W.A.I.T. "Why Am I Talking?"

Have you ever returned home or back to the office from a board meeting and asked yourself, “Why did I say that?”

Me too. In fact, it happened a couple of weeks ago and it wasn’t the first time. But the frequency has gone down considerably since I’ve discovered and put to good use the acronym W.A.I.T. (Why Am I Talking?).

As we’ve noted in earlier blog posts, the art of asking questions includes waiting for the right time to contribute. And contribute you will with a timely, relevant question that has the potential to influence the discussion toward a successful outcome.

Those who are known to their peers as savvy directors seem to have their listening skills on high alert and their mouths figuratively fastened with Velcro. They break down barriers and encourage dialogue with good follow-up questions. I’ve seen this time and time again and admired how the technique works to influence the discussion.

The savvy director doesn’t feel the need to speak on every topic because, having done their prep work ahead of time, they have some good questions ready to go for later in the agenda when they know they can have an impact. They W.A.I.T. to contribute when it matters most and is most relevant.

Another scenario - just when the savvy director has the urge to say something in reaction to the person speaking, the W.A.I.T. acronym pops into their head and they pause briefly. They may still choose to speak but they’ll know it’s because they can add value to the discussion.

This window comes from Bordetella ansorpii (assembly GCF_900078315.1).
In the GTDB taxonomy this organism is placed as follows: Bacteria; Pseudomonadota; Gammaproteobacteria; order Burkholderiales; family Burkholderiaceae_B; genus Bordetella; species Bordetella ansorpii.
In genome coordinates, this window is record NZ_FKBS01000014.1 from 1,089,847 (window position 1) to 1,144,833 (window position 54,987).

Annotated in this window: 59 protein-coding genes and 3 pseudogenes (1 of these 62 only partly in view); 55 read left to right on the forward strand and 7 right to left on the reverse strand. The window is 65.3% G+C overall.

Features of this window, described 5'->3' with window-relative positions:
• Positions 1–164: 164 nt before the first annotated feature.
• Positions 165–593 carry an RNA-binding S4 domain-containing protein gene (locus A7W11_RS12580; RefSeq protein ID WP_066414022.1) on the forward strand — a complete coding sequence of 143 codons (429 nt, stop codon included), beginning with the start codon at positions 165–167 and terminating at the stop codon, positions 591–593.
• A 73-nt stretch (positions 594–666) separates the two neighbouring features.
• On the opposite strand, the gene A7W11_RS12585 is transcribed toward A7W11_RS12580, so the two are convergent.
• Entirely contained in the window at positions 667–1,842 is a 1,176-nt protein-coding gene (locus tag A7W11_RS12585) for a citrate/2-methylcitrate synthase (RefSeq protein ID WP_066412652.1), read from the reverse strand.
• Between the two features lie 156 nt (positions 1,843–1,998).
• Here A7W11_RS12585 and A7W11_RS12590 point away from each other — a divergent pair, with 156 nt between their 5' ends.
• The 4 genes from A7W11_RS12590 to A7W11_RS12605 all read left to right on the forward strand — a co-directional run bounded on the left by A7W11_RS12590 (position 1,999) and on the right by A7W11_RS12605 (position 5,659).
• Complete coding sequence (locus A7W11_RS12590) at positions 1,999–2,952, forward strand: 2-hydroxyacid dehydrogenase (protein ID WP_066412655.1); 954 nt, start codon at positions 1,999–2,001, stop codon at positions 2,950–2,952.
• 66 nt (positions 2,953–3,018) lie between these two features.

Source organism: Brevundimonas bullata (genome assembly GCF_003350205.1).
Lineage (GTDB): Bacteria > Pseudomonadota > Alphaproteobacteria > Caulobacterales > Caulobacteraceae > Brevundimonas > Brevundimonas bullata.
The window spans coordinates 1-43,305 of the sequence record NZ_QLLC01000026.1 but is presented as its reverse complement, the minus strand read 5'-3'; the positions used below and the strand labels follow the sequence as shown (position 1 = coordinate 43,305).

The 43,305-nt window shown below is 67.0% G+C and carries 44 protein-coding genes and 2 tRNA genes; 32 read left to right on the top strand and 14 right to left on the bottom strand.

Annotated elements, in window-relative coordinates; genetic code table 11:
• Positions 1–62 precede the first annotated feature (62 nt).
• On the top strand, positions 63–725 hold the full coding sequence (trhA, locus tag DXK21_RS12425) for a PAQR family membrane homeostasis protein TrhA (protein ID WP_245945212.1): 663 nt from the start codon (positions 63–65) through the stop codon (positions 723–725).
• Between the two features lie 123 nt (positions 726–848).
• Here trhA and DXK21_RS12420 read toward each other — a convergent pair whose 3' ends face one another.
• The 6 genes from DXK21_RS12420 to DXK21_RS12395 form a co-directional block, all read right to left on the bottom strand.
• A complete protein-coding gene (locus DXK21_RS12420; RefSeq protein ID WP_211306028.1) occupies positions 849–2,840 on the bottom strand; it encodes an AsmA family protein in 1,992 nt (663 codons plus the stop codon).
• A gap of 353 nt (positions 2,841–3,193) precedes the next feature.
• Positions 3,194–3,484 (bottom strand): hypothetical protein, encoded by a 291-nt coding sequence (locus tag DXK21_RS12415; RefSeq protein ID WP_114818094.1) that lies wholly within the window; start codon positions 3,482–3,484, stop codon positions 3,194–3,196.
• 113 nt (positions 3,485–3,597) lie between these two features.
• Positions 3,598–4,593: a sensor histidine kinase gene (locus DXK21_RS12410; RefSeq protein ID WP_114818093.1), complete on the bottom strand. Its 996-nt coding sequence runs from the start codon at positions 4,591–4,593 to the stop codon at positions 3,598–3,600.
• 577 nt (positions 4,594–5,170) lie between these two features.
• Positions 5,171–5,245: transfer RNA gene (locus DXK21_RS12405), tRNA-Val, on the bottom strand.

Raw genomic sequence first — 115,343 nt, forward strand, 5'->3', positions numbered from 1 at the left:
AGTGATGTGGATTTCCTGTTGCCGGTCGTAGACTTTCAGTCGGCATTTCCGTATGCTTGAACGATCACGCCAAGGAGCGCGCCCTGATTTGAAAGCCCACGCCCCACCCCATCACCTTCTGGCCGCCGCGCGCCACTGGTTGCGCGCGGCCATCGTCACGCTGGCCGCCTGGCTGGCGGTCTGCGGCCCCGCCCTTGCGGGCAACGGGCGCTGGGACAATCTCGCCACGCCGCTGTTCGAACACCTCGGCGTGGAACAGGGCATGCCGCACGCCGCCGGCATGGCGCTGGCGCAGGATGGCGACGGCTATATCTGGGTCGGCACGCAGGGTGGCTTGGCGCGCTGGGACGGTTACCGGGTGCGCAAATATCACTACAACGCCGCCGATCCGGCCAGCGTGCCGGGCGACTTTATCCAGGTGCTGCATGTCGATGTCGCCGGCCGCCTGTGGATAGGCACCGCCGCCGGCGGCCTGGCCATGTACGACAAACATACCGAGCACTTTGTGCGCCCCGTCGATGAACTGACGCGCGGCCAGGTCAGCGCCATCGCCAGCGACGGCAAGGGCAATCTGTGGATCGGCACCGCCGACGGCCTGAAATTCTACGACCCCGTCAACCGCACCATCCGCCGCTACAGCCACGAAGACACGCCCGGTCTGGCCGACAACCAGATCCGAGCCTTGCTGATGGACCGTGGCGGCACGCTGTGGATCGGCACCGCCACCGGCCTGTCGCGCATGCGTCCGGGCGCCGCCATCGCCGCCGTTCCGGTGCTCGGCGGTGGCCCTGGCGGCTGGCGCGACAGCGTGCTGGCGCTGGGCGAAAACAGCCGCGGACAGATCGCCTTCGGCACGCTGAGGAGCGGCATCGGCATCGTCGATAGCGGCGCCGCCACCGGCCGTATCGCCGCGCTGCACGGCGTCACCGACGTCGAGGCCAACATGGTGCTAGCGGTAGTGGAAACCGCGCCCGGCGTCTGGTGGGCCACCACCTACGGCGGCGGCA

Let’s play this out. You’ve been actively listening to the board discussion and reflecting on what you have heard. When you signal the board chair that you would like to contribute to the discussion, chances are you’ll be acknowledged quickly, because a good chair wants to get everyone involved and you have been doing a lot of good listening.

Conversely, I can recall board situations when I had a good point to make or question to ask, but the chair did not bring me into the discussion because I had made numerous contributions earlier in the meeting. Some of those earlier comments were okay but they generally had little impact. When I did have something directly on point to contribute later, I did not get the chance until the discussion was pretty much concluded.

Your takeaways:

  • Using the W.A.I.T. technique does not necessarily mean that you should stay quiet during the early part of the meeting, only that there are benefits to picking your spots carefully.
  • You can use good questions to clarify information, launch meaningful discussions, build on a previous point, or challenge assumptions. All involve finding the right time to contribute by being a good listener.
  • The W.A.I.T. technique also gives you reason to pause before responding to another director’s comment that you might have found troubling or even offensive.
  • Watch your body language and choose your words with care.

Thank you.

Scott

Scott Baldwin is a certified corporate director (ICD.D) and co-founder of DirectorPrep.com – an online hub with hundreds of guideline questions and resources to help prepare for your next board meeting.

 

Share Your Insight: What techniques do you use to ensure that your comments and questions add value to the discussion?

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